Trump recently announced that he plans to overturn the Johnson Amendment, which prohibits nonprofit organizations from endorsing candidates or engaging in lobbying. The way evangelicals talk about this prohibition, it would be easy to get the impression that this amendment applies to churches alone. It doesn’t. It applies to churches and all other nonprofit organizations, including 501(c)3s.
It works like this: If you are creating an organization dedicated to helping people, your organization does not have to pay taxes, and individuals who donate money to your organization can deduct it from their taxes. This is because the government wants to encourage and support organizations that are focused on helping people rather than on generating profit (as in for-profit companies).
Individuals who want to engage in campaigning and lobbying are free to create political organizations or donate to campaigns. Pastors are more than free to do this, as are wealthy religious individuals or religious leaders—but the money these organizations receive is not tax deductible, because the government does not consider these organizations to be providing a public good.
In a sense, by granting nonprofits tax-exempt status, the government subsidizes efforts to feed the hungry, minister to people’s spiritual needs, and tutor disadvantaged children in after school programs. The government does not feel the same need to subsidize political activity. If the Johnson Amendment were repealed, this would change—and for all nonprofits, not just for churches.
Experts on nonprofit law are predicting that if the Johnson Amendment were removed, political money would shift to nonprofit organizations—i.e. churches and 501(c)3s—because donations to these organizations would be tax deductible. Churches and other nonprofit organizations rather than super PACs would become the primary channels for funneling dark money into politics.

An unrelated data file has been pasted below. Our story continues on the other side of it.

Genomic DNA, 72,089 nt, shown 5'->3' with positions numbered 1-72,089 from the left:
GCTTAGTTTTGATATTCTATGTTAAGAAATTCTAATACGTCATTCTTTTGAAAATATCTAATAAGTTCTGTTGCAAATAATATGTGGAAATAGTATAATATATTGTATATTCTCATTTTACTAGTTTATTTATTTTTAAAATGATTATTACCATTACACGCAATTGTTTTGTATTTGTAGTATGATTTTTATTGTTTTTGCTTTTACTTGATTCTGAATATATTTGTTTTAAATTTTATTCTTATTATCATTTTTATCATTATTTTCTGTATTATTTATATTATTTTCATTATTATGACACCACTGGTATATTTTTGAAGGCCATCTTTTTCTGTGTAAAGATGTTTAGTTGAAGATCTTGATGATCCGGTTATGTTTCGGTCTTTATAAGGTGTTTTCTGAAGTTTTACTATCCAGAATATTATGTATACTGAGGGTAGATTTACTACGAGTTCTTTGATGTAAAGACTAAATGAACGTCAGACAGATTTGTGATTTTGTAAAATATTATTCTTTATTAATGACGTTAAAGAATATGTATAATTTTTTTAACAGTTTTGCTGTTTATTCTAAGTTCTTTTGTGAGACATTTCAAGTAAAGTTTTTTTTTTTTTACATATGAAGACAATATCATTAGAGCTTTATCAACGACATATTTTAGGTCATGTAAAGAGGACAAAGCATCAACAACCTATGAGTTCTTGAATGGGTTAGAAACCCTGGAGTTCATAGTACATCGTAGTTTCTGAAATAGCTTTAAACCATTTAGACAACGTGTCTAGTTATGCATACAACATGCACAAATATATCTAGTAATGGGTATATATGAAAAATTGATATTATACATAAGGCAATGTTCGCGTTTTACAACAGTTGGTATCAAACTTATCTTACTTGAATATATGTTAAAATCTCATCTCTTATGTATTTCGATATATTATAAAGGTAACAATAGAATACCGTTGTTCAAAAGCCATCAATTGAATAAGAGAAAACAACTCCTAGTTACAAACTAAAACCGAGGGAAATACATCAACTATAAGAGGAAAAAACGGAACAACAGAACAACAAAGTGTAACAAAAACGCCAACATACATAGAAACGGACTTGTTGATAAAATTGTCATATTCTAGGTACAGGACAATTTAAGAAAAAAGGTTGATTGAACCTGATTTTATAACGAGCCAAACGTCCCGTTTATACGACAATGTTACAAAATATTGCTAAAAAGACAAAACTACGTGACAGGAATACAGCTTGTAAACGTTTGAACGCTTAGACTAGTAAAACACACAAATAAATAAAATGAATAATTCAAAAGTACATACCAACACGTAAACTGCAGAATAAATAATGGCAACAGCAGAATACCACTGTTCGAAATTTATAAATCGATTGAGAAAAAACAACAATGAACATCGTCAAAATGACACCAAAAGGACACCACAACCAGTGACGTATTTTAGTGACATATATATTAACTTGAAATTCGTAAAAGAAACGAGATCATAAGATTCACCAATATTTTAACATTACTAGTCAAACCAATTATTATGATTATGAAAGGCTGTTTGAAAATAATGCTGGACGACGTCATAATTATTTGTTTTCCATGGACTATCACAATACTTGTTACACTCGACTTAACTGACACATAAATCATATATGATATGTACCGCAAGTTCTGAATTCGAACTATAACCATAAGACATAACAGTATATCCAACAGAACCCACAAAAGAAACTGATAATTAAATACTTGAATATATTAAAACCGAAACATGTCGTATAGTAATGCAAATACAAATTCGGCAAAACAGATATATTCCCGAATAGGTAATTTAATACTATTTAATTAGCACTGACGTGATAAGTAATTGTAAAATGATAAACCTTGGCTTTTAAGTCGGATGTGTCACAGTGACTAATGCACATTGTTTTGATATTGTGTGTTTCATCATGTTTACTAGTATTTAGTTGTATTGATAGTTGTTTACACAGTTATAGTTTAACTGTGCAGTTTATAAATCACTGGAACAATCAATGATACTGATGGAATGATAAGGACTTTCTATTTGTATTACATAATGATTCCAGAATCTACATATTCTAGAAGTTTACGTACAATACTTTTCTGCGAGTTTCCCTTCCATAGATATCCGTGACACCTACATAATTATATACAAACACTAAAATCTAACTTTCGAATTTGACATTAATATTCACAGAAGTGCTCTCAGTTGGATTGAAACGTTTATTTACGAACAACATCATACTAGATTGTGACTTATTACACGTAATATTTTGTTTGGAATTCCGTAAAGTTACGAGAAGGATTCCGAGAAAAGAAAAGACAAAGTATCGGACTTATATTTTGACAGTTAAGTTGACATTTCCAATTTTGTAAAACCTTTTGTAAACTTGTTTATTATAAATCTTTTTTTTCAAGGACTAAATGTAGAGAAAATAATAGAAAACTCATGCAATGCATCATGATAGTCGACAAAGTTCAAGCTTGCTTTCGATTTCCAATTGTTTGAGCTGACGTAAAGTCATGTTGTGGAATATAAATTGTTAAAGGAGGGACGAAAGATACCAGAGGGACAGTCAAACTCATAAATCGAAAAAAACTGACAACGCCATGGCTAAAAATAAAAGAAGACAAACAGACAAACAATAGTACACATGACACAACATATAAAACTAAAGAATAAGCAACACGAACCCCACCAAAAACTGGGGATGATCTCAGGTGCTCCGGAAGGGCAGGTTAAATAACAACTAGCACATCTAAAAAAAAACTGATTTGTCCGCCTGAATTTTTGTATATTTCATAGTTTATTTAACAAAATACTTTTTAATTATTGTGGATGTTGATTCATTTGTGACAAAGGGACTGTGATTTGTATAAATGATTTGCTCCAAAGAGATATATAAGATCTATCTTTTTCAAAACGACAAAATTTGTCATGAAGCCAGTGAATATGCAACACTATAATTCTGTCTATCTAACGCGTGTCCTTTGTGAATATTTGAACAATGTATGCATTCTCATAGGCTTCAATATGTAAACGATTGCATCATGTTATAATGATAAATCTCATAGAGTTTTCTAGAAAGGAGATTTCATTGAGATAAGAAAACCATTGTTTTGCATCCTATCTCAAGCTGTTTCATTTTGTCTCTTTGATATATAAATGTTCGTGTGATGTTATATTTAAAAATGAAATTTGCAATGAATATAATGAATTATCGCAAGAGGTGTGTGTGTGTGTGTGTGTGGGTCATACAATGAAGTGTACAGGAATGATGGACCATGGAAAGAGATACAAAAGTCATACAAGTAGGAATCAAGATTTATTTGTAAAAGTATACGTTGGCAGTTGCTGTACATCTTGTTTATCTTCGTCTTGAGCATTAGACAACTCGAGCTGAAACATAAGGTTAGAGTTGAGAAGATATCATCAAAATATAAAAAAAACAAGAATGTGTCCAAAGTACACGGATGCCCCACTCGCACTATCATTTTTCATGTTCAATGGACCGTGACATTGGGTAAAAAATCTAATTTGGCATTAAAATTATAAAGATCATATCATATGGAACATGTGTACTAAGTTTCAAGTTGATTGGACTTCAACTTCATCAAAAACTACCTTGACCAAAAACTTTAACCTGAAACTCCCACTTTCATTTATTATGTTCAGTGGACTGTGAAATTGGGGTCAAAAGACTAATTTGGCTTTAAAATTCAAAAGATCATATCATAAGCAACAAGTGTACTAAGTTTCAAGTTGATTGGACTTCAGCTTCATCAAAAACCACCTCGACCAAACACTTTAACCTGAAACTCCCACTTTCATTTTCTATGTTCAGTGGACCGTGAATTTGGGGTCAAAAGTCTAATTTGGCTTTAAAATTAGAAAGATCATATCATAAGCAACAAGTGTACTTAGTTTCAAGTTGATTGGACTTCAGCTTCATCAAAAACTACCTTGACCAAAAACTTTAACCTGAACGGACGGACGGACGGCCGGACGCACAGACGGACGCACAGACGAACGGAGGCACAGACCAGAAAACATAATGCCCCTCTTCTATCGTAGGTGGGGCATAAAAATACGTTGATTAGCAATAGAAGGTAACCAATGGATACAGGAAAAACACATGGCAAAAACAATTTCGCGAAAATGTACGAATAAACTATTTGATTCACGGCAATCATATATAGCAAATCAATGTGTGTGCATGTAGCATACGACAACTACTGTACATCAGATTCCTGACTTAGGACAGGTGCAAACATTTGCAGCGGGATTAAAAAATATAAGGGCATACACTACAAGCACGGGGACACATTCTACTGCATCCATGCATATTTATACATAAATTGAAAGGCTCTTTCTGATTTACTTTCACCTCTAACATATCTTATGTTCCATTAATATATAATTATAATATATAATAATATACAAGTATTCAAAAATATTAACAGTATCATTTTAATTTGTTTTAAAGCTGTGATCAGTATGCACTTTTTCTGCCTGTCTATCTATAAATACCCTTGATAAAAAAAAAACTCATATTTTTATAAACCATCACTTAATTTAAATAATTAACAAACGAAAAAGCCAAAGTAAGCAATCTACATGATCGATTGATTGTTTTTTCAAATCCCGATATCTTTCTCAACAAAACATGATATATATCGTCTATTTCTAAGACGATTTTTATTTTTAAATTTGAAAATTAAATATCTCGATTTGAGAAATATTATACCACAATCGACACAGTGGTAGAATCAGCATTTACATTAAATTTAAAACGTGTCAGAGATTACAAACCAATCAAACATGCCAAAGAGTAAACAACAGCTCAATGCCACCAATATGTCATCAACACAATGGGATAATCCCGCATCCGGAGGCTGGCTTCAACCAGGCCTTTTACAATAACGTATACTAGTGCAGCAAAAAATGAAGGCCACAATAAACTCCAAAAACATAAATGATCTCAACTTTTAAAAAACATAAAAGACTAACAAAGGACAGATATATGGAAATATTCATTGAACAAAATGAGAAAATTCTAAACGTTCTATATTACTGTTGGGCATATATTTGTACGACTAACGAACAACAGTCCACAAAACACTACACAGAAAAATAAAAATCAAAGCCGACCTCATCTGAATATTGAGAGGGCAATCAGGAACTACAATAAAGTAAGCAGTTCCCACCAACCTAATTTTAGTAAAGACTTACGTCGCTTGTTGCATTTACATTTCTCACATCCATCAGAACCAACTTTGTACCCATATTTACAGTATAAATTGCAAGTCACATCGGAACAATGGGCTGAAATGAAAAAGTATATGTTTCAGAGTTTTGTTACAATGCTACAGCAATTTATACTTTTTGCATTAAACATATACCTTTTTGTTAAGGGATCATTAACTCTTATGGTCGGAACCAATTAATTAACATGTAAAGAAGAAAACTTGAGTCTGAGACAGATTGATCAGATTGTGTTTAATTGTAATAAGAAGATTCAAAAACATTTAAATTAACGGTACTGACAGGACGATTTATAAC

Free speech with few limits is a very American perspective. Allowing nonprofit organizations to join more openly into the political conversation is not inherently controversial. But allowing them to become fundraising engines for candidates and parties would change the philanthropic landscape and ultimately make it harder for the nonprofit sector fulfill its core purposes, which includes campaigning for social change.
This would tie churches and politics together only more soundly—imagine knowing, for instance, that a portion of your tithes might go to political candidates. You would need to vet any church or religious house of worship you might attend to determine what candidates it funds. The same would apply to any charities you support—would you still give money to a local charity that funds meals for homeless kids if you knew it gave donations to political candidates you oppose?
As the National Council of Nonprofits noted in its press release on the issue:
Nonprofits are already free to exercise their First Amendment rights to advocate for their missions. Allowing political operatives to push for endorsements would put nonprofits in a position where they become known as Democratic charities or Republican charities and put missions at risk.
Despite what their rhetoric often suggests, churches are not unfairly targeted under the Johnson Amendment. Rather, they are treated like other nonprofit organizations that focus on providing a public good through helping people, and are incentivized as such. Repealing the Johnson Amendment would do far more than merely let pastors endorse candidates from the altar; it would make churches and 501(c)3 organizations major channels for political money and tie charities to partisan politics.
I have a Patreon! Please support my writing!